Tuesday Tip: These are the people in your neighborhood

My running shoesHi gang!  I hope you aren’t sick of seeing my shoes on display.  It makes for a nice picture when I’m talking about outdoor activities.

If you are a frequent flier here at OHC then you know that I run.  A lot.  And I walk my dog, all around my neighborhood.  I’m usually out in the morning running my little hiney off as people are heading off to work or just getting up to start their day.

The thing about routines is that you tend to see other people doing their routines as well.  When you do it often, seeing your neighbor walk his mail out and passing that lady who power walks with her dog becomes familiar.  Almost expected.

Then you get to a point where perhaps you acknowledge each other with a wave or “Good Morning!”  I am here to tell you that this is an excellent step in the right direction.

My tip to you is to take that even farther and introduce yourself to those that you see every time you are out doing your routine.  Why?

Self-protection.

If you know anything about me, you will know that self-defense is a huge part of my life.  I live it, breathe it, and believe in it.  But self-defense isn’t only knowing how to throw out a judo chop or a nice kick to the shin.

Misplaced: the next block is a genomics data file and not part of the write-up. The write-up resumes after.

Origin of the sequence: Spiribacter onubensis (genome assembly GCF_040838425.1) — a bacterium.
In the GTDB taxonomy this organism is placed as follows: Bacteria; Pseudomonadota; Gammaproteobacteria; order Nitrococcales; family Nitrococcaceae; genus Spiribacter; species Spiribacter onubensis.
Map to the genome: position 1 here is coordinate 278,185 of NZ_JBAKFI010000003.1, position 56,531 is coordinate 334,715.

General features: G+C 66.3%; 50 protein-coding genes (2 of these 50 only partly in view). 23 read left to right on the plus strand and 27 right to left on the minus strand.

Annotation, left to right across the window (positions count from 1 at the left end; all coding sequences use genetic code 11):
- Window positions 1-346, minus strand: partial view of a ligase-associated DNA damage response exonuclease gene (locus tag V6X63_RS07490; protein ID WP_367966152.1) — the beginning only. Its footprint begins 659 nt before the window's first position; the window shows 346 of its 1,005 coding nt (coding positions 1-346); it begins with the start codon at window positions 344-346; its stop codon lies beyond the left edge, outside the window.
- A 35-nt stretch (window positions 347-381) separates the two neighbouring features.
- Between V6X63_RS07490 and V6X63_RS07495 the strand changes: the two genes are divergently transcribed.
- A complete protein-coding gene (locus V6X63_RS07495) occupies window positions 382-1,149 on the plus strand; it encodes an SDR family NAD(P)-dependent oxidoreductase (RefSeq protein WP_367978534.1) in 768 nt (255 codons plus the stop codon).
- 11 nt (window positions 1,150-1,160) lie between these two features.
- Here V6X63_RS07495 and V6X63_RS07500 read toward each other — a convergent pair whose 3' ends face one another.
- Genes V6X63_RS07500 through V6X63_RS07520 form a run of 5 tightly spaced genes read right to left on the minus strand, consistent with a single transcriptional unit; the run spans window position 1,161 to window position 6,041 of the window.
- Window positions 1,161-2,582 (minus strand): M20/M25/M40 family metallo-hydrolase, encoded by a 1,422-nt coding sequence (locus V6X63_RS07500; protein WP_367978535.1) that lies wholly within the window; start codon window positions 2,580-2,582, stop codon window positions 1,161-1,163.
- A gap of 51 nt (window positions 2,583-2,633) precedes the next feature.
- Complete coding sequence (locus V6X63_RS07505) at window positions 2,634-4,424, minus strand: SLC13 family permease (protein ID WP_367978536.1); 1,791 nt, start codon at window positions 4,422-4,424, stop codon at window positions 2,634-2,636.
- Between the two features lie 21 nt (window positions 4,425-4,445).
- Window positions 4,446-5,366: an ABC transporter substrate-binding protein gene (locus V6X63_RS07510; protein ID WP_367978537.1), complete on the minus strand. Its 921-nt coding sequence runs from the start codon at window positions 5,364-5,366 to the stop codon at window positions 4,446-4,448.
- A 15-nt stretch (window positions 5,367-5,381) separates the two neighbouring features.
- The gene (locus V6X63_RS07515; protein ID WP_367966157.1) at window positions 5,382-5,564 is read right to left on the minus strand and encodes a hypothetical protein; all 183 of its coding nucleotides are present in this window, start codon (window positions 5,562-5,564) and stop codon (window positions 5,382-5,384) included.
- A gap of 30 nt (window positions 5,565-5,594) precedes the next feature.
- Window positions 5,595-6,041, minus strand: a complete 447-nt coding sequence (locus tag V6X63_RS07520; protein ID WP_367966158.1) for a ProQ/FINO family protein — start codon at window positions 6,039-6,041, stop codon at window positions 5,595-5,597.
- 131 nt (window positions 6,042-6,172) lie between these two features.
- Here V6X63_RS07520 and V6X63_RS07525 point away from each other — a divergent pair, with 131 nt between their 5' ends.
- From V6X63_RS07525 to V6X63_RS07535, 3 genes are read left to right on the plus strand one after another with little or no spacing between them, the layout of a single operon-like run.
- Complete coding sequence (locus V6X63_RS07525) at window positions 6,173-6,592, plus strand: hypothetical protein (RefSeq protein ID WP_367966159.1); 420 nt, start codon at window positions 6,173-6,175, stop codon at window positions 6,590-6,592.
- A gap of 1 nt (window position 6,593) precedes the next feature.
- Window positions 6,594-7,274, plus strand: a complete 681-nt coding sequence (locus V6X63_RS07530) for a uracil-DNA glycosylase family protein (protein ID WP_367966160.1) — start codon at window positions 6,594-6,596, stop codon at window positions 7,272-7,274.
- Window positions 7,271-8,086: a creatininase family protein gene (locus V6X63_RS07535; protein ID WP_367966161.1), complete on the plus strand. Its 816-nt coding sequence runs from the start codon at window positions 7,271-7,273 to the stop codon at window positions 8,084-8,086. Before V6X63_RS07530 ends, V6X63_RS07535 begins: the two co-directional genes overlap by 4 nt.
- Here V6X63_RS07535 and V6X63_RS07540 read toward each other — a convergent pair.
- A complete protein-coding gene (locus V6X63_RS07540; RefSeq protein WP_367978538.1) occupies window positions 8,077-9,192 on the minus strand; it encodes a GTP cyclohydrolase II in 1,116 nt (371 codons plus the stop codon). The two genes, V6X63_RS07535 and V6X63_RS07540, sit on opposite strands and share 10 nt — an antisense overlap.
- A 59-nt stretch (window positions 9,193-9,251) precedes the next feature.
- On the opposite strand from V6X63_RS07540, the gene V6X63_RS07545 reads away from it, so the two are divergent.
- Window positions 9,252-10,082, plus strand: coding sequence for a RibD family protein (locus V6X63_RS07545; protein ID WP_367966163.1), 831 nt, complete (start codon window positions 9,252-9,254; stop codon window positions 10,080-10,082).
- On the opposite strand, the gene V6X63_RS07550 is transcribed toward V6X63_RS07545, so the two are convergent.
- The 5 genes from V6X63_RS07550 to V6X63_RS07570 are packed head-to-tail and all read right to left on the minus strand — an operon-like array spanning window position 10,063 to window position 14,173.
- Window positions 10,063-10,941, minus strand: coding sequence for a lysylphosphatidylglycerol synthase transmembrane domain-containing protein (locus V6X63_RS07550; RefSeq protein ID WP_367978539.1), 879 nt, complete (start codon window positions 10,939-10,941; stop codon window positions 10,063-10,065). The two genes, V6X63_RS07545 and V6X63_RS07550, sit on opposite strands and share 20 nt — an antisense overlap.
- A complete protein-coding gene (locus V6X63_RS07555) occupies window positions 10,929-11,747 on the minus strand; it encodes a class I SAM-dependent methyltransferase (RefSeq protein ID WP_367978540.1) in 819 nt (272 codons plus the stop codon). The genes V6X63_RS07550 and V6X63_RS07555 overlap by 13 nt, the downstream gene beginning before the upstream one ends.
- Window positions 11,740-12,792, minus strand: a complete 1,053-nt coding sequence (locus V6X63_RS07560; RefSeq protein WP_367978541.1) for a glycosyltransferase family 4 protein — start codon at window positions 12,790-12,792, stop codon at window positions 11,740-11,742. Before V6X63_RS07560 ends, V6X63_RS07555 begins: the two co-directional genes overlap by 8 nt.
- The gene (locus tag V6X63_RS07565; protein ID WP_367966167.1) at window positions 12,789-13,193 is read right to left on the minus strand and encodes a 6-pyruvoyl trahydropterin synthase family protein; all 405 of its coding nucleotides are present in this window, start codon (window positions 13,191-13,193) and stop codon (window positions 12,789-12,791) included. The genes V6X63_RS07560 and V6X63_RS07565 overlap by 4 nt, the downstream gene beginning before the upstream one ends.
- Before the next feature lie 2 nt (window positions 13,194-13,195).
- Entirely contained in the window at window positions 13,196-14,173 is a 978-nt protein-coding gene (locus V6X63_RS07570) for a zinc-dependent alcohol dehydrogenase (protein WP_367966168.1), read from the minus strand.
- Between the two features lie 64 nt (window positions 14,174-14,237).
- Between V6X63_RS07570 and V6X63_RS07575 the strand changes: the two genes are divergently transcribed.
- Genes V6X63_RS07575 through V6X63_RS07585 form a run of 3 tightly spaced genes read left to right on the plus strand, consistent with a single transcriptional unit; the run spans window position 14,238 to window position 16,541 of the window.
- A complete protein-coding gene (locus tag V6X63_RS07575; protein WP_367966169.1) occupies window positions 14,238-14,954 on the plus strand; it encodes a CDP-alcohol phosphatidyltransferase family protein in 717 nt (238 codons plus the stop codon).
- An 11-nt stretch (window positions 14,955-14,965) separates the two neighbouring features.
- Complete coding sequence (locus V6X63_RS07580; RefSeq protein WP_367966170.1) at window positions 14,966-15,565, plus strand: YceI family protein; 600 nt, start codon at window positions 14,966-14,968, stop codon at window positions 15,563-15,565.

It’s about being aware of your surroundings as well.  When you speak to someone or acknowledge them, you are making a connection.  No it’s not a deep or meaningful friendship for life kind of thing.  It’s just a, basic “Oh hey, yeah that’s Jan and she walks her dog right about now.  Hey girl!”

Acknowledging people helps you become more aware of your surroundings and who’s out doing what.  And this goes for everywhere you frequent.  Maybe you don’t run/walk around your neighborhood but on a trail.  No matter, you are going to start seeing familiar faces.  Take a second and introduce yourself.

For example:

“Hi!  We see each other everyday, so I thought I would just introduce myself.  I’m Andrea.”

To provide another perspective, the more you talk and acknowledge others while you are out doing your thing, the less appealing you are as a target.

A “target” is someone who is viewed as being an easy mark.  Example:  someone walking down the street chatting on their phone and the next thing they know they are being mugged.  Talking on the phone is a distraction that makes them an easy target because they aren’t paying attention to their surroundings.

People who are frequently interacting with others around them are not a less desirable target. Why?  Because they know people and people know them.  You become too much of a risk because either there is the chance that someone you know will walk up on you or someone will be missing you if you don’t run/walk/whatever by them by a certain time.

The truth of the matter is, in this day and age we really can’t be too careful.  Take an extra minute during your routines to introduce yourself and make a connection with someone.  You will not only be protecting yourself, but also extending that to the people around you.

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